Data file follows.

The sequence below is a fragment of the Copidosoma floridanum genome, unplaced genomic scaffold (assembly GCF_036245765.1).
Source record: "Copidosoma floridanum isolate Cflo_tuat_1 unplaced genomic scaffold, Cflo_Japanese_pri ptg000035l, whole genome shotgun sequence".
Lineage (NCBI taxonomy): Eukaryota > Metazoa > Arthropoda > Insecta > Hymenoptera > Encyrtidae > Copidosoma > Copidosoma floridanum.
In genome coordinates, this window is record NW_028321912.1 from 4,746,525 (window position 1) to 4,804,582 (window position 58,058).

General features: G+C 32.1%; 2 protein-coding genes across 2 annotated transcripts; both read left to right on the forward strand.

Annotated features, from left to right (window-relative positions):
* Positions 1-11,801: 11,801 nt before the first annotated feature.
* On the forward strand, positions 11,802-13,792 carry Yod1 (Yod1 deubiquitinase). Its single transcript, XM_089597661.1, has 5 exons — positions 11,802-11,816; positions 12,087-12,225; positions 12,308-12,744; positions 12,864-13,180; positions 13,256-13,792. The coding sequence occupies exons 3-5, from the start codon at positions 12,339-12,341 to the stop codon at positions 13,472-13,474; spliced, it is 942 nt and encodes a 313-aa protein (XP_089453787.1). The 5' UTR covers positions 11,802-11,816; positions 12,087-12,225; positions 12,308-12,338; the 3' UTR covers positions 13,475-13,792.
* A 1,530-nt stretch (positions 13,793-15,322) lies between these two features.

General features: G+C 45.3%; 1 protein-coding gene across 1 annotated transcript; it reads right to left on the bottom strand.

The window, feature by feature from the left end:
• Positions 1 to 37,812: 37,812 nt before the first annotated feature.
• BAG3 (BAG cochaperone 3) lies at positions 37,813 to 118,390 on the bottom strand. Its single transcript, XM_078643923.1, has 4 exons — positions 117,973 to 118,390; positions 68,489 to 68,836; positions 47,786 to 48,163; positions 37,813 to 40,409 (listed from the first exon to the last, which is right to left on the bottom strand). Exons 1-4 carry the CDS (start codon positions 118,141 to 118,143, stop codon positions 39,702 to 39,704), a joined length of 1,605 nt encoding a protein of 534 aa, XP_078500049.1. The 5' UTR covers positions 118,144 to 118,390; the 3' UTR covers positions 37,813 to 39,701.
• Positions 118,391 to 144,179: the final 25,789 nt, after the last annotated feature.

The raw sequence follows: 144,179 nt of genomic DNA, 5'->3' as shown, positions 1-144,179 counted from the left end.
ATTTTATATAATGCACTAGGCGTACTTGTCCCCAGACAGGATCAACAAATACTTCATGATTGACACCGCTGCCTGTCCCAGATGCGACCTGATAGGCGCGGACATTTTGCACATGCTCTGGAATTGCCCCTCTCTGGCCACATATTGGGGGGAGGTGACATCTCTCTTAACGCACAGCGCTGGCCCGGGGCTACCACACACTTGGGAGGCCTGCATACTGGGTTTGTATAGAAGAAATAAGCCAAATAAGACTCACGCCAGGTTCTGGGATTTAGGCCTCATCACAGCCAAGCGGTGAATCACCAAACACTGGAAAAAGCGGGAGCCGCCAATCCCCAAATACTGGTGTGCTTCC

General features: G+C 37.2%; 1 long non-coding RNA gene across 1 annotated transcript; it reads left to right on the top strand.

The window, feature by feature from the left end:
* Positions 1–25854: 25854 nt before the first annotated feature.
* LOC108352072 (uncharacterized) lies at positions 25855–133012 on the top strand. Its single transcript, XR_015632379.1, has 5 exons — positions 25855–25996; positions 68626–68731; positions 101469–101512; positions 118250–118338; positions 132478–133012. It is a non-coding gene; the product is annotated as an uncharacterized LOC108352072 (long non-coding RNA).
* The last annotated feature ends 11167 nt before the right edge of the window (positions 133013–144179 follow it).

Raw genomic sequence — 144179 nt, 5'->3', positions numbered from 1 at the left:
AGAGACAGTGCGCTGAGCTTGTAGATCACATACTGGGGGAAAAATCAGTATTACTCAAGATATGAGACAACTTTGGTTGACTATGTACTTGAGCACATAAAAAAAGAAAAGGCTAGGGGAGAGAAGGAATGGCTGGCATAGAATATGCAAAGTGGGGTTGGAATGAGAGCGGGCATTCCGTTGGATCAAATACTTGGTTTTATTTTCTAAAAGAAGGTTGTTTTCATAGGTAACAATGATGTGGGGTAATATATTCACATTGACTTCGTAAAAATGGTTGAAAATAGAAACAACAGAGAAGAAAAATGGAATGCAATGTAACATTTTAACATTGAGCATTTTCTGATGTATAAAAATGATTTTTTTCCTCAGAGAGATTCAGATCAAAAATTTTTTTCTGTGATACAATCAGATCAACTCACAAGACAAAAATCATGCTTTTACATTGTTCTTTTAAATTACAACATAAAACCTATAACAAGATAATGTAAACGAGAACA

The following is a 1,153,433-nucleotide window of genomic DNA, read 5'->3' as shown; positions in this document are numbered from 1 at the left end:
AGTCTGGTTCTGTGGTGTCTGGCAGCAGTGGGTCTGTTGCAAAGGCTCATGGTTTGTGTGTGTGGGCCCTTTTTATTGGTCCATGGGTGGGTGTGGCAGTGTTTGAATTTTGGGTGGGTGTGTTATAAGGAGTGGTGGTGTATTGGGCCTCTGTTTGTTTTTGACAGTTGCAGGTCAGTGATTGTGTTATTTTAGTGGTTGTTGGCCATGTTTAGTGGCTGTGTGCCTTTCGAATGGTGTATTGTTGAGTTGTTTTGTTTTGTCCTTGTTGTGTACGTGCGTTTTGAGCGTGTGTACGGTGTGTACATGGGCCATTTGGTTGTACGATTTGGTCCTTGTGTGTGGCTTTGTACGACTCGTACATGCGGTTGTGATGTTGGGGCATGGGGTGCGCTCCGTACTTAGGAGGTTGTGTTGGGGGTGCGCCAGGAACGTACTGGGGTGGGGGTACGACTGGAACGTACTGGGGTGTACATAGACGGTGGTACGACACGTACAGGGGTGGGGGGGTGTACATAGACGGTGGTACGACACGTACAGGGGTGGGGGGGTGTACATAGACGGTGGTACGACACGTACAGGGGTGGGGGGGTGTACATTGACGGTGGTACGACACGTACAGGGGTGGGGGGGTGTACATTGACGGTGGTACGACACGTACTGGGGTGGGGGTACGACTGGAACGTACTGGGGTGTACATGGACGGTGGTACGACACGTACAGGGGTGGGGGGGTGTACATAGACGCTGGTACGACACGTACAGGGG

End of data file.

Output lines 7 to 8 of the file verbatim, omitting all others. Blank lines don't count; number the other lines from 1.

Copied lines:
* Positions 1-11,801: 11,801 nt before the first annotated feature.
* On the forward strand, positions 11,802-13,792 carry Yod1 (Yod1 deubiquitinase). Its single transcript, XM_089597661.1, has 5 exons — positions 11,802-11,816; positions 12,087-12,225; positions 12,308-12,744; positions 12,864-13,180; positions 13,256-13,792. The coding sequence occupies exons 3-5, from the start codon at positions 12,339-12,341 to the stop codon at positions 13,472-13,474; spliced, it is 942 nt and encodes a 313-aa protein (XP_089453787.1). The 5' UTR covers positions 11,802-11,816; positions 12,087-12,225; positions 12,308-12,338; the 3' UTR covers positions 13,475-13,792.